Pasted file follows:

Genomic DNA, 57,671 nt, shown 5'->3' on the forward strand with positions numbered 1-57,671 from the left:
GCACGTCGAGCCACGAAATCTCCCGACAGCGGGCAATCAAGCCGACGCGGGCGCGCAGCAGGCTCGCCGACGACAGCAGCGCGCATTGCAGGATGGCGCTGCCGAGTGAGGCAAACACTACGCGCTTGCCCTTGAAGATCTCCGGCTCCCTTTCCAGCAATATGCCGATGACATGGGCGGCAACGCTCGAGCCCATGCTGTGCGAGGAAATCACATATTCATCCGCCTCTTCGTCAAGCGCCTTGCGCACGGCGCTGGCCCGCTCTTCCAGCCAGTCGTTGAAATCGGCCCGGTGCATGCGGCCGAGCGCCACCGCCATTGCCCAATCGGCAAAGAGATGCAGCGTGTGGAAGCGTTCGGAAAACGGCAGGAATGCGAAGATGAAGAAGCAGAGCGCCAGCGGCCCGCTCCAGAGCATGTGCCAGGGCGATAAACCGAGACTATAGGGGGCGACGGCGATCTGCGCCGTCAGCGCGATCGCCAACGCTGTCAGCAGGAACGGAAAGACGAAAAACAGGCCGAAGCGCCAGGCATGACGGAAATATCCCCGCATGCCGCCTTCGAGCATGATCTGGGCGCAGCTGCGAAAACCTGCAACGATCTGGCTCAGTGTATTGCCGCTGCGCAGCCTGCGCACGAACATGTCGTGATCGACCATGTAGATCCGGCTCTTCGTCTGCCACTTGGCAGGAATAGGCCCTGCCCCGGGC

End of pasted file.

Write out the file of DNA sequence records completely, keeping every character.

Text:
Genomic DNA, 57,671 nt, shown 5'->3' on the forward strand with positions numbered 1-57,671 from the left:
GCACGTCGAGCCACGAAATCTCCCGACAGCGGGCAATCAAGCCGACGCGGGCGCGCAGCAGGCTCGCCGACGACAGCAGCGCGCATTGCAGGATGGCGCTGCCGAGTGAGGCAAACACTACGCGCTTGCCCTTGAAGATCTCCGGCTCCCTTTCCAGCAATATGCCGATGACATGGGCGGCAACGCTCGAGCCCATGCTGTGCGAGGAAATCACATATTCATCCGCCTCTTCGTCAAGCGCCTTGCGCACGGCGCTGGCCCGCTCTTCCAGCCAGTCGTTGAAATCGGCCCGGTGCATGCGGCCGAGCGCCACCGCCATTGCCCAATCGGCAAAGAGATGCAGCGTGTGGAAGCGTTCGGAAAACGGCAGGAATGCGAAGATGAAGAAGCAGAGCGCCAGCGGCCCGCTCCAGAGCATGTGCCAGGGCGATAAACCGAGACTATAGGGGGCGACGGCGATCTGCGCCGTCAGCGCGATCGCCAACGCTGTCAGCAGGAACGGAAAGACGAAAAACAGGCCGAAGCGCCAGGCATGACGGAAATATCCCCGCATGCCGCCTTCGAGCATGATCTGGGCGCAGCTGCGAAAACCTGCAACGATCTGGCTCAGTGTATTGCCGCTGCGCAGCCTGCGCACGAACATGTCGTGATCGACCATGTAGATCCGGCTCTTCGTCTGCCACTTGGCAGGAATAGGCCCTGCCCCGGGC